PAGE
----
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Joined 4M ago
Cake day: Jun 28, 2021


I’m personally a fan of systemd, but Devuan is a great example of the benefits of open source - they didn’t like the direction a project was moving in and they decided to do something about it. Can’t do that with iOS, macOS, or Windows. If the shit ever hits the fan with any of those operating systems, you’re stuck with it. It’s why I always try to use open source alternatives.

If you don’t trust it, host your own. Zero trust involved. I’ve used searx.be and its been pretty reliable for at least a year now.

Lemmy should reach 100k users when another 82,329 people join.

For anyone interested, there’s also gopass: https://www.gopass.pw/ - pass written in go, with some pretty neat improvements, and compatibility with apps that interface with pass.

Another thing to point out is that he states how the Linux kernel has hundreds of vulnerabilities found compared to other OS’s. Well yeah, Linux is open source and literally any researcher/security expert can read the code to find bugs. Good luck trying to do the same with Windows or MacOS.

Lastly, most Linux distros are “complete” in the sense that you generally (or at least for the majority) don’t have to install much software outside of whats already in your distribution’s repos; you’re not having to google/download sketchy apps, so this threat model of rogue apps trying to hack/steal your data is minimal, if not non-existent.

The real problem is those systems (Windows, MacOS, iOS, Android) all have an app store where a ton of developers are trying to make money off of you in any way possible by stealing your data/invading your privacy, so they had to build a permission system because you can’t trust those random people. You can generally trust your Linux distro to not package malware and can safely install any app that’s available.

Edit: I should add, its still a good writeup. I think he makes some good points and it would be great to see Linux improve in some areas, even if the problem doesn’t really exist as much as it does for the more commercially backed operating systems.

If you’re using Debian/Ubuntu to autostart Syncthing you just run the following lines in a terminal, which are in the doc you posted:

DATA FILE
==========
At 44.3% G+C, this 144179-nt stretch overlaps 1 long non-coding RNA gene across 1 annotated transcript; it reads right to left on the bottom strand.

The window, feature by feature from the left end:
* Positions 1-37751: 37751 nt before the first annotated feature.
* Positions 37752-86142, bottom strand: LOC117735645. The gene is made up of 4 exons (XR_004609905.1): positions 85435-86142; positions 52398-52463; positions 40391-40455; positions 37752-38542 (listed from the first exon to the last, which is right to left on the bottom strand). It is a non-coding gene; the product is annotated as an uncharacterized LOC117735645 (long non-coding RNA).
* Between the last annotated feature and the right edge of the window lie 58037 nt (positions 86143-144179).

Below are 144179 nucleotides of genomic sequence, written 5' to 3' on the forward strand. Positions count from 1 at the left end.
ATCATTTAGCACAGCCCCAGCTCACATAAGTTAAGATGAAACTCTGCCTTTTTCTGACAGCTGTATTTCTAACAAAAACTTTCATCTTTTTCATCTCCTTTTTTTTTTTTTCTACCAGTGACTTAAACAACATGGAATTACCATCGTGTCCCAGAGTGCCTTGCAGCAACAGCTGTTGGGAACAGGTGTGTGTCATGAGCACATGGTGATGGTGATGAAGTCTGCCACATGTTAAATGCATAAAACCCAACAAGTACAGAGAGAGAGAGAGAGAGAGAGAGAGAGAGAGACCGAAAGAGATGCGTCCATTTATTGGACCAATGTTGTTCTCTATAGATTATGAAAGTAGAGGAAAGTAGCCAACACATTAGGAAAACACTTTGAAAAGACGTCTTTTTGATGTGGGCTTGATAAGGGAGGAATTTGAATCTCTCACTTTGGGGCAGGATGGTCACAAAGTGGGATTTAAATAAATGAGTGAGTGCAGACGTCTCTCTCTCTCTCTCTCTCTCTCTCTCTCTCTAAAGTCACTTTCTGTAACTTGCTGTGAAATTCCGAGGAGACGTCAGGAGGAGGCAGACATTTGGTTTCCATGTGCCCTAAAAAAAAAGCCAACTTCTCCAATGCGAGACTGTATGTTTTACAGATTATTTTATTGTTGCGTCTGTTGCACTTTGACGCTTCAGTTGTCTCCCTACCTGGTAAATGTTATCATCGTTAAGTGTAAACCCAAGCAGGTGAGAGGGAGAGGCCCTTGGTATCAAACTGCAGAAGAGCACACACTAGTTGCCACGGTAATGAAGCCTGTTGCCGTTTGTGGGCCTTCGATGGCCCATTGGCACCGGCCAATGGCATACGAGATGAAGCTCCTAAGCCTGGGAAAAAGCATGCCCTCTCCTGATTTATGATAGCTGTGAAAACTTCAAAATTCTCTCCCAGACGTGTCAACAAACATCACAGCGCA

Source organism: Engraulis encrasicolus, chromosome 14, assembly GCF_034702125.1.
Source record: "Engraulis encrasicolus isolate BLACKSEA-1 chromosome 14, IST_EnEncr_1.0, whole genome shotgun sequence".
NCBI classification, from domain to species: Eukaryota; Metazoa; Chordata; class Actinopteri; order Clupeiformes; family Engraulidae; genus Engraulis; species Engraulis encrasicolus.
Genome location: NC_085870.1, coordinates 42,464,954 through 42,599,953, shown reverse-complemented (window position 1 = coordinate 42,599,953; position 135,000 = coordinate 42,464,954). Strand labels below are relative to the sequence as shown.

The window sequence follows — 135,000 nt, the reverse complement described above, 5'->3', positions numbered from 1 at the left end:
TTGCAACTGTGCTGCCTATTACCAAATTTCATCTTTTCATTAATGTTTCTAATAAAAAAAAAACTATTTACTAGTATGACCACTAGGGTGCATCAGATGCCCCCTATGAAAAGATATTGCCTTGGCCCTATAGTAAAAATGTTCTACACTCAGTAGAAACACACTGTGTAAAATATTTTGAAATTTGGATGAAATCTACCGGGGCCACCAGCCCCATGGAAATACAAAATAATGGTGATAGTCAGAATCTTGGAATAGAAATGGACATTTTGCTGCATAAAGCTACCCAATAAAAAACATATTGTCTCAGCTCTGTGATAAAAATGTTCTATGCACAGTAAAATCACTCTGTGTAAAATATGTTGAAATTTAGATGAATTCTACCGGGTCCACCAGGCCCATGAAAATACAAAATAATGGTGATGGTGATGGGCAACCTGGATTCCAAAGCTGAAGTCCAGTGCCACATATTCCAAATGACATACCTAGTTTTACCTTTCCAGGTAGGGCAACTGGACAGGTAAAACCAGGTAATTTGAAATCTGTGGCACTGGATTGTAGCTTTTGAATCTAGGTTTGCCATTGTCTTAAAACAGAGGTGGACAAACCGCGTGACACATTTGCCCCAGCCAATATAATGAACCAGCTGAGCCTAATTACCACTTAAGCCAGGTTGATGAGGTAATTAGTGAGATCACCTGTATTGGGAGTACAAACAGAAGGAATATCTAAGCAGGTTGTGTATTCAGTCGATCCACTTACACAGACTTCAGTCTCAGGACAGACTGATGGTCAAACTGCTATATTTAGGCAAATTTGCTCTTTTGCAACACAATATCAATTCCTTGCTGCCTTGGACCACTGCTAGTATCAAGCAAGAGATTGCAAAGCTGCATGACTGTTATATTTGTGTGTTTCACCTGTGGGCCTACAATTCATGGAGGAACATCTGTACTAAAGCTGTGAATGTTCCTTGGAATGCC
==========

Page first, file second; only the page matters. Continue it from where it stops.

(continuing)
systemctl enable syncthing@myuser.service

systemctl start syncthing@myuser.service

Not sure what’s difficult about that, or any different than the options available on other operating systems. It may be confusing to someone who’s new, but it would be just as confusing for someone who’s new to MacOS.

How would you autostart an app on Mac? Are you familiar with creating a launchagent and how confusing that is for apps that don’t enable autostart by default [0]?

Same issue on Windows - computers are not immediately intuitive, which is why documents/manuals are created. One must familiarize themselves with the system they intend to “own” otherwise be lost and confused when something happens.

[0] https://medium.com/swlh/how-to-use-launchd-to-run-services-in-macos-b972ed1e352

But is briar a single, centralized US hosted service?

No. But Briar runs over the Tor network, another project funded by the OTF [0]. Side note, the Tor Project has received $3 million USD from the OTF/CIA, can you trust it when a researcher was able to identify Tor users 100% of the time in a lab experiment and 81% of the time in real-world tests [1][2]?

Does it require you, like signal, to give it info that links to your real identity

Signal never touted anonymity, only privacy. You need to understand your threat model to make an informed decision. Also, if a single researcher was able to de-anonymize Tor users 80% of the time in real life, what chance do you have with a more powerful nation-state, unlimited funds, and ownership of various exit nodes?

Did it close its server source code off for a year?